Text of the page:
Bacevich credits Carter with trying to manage public expectations in his 1979 “Crisis of Confidence” speech, when he lectured Americans about their appetite for foreign oil and limitless, unsustainable consumption of scarce resources. Right message, wrong audience: voters preferred “Morning in America” Reagan. A quarter century later, will the next President be able to convince Americans of the true cost of Middle East oil, of the climate change limits to growth? Has the militarization of America gone so far as to blind policy makers to non-military means of pursuing U.S. interests?
Though he “trained as a diplomatic historian” and recognizes the value of statecraft in conflict prevention, Bacevich generally ignores the potential of American diplomacy to counter rampant militarism. Other than paraphrasing a Newt Gingrich diatribe delivered at the American Enterprise Institute, Bacevich devotes almost no space to the State Department—an unfortunate lapse in an otherwise comprehensive tome.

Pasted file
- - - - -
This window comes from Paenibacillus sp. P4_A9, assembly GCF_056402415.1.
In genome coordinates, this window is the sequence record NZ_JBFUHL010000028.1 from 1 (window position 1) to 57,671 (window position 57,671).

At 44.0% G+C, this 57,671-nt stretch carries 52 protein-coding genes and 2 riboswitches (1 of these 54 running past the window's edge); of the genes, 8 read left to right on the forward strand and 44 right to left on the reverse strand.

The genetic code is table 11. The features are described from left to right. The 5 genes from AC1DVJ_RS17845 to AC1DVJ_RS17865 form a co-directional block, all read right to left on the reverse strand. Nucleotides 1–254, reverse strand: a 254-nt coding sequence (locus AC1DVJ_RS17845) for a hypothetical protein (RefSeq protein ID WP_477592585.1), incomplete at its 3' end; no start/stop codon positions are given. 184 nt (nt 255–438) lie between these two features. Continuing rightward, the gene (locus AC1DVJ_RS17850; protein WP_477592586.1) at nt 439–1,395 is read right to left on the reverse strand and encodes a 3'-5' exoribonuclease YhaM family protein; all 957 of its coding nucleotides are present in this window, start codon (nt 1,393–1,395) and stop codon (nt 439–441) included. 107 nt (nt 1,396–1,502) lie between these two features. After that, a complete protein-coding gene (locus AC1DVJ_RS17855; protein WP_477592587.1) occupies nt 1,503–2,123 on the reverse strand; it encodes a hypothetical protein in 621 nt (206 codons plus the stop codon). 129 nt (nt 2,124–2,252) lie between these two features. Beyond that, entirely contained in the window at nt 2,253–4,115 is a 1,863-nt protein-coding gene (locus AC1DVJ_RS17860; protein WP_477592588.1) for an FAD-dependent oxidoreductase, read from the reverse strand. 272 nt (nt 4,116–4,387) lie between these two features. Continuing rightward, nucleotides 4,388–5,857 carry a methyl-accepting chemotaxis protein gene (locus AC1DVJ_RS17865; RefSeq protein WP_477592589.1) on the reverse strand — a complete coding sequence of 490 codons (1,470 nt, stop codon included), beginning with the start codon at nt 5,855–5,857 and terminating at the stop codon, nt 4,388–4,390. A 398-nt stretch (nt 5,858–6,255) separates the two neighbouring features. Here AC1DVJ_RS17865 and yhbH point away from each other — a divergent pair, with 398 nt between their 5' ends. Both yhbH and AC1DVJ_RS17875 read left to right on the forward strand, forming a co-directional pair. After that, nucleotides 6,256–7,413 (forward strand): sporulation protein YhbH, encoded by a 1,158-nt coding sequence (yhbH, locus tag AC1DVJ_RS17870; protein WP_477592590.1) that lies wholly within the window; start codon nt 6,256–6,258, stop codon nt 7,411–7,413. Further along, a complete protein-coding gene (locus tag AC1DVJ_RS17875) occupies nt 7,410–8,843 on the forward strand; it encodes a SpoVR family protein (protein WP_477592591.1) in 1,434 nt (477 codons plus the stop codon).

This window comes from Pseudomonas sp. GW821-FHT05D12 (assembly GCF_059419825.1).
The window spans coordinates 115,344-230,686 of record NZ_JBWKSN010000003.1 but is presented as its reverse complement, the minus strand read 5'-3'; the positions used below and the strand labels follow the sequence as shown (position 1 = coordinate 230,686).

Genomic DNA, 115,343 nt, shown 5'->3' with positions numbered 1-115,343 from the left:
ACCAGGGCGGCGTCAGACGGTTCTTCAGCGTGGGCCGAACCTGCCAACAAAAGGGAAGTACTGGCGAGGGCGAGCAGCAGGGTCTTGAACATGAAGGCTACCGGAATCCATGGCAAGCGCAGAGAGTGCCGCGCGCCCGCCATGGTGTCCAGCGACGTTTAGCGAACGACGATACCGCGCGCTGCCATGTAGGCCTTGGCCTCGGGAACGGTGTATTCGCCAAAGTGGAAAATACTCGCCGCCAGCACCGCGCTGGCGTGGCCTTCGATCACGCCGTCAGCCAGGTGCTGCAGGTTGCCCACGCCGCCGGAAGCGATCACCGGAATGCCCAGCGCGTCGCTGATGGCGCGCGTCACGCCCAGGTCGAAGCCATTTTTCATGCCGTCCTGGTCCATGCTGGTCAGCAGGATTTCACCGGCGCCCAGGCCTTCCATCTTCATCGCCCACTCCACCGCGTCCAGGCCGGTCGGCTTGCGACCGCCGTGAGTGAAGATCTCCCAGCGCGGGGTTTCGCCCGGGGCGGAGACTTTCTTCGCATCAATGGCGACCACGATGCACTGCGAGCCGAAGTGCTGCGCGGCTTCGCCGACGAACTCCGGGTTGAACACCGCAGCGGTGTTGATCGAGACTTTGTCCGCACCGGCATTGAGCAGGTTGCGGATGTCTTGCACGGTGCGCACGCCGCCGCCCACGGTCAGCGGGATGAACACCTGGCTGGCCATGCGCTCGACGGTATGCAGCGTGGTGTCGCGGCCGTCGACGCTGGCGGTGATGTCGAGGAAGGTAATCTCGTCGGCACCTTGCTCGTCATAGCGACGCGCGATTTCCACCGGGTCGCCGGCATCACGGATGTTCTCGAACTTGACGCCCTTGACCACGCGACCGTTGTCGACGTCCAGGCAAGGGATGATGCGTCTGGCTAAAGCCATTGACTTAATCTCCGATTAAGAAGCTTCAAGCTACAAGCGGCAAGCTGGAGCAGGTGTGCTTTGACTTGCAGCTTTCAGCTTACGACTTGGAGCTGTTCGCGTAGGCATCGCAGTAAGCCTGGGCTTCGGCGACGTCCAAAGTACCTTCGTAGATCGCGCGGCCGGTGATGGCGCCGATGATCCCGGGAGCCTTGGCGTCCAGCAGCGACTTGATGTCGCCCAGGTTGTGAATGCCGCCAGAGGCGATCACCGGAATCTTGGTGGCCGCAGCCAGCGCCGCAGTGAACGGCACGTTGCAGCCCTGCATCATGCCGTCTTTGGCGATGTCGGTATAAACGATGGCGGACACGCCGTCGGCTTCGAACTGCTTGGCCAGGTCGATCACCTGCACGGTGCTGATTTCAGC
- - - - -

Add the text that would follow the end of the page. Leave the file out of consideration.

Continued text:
Bacevich dedicates his book “To the memory of George Blough, Casualty of a misbegotten war.” We learn that Blough was his brother-in-law, and that this particular “misbegotten war” was Vietnam. On Memorial Day 2007, Bacevich wrote another obituary, that of his namesake son killed only days earlier in Iraq. In a heartrending tribute from a principled war critic, Bacevich lamented that his son shared his “peculiar knack for picking the wrong war at the wrong time.”
The New American Militarism is a work of lasting importance, and as the United States grapples with resolution of our first twenty first century quagmire, we need to listen to Andrew Bacevich and his warning of the “toxic” dangers of the mindset that imagines only military solutions to the world’s ills.
This first appeared September 19, 2007 in the Book Review section of the USC Center on Public Diplomacy website.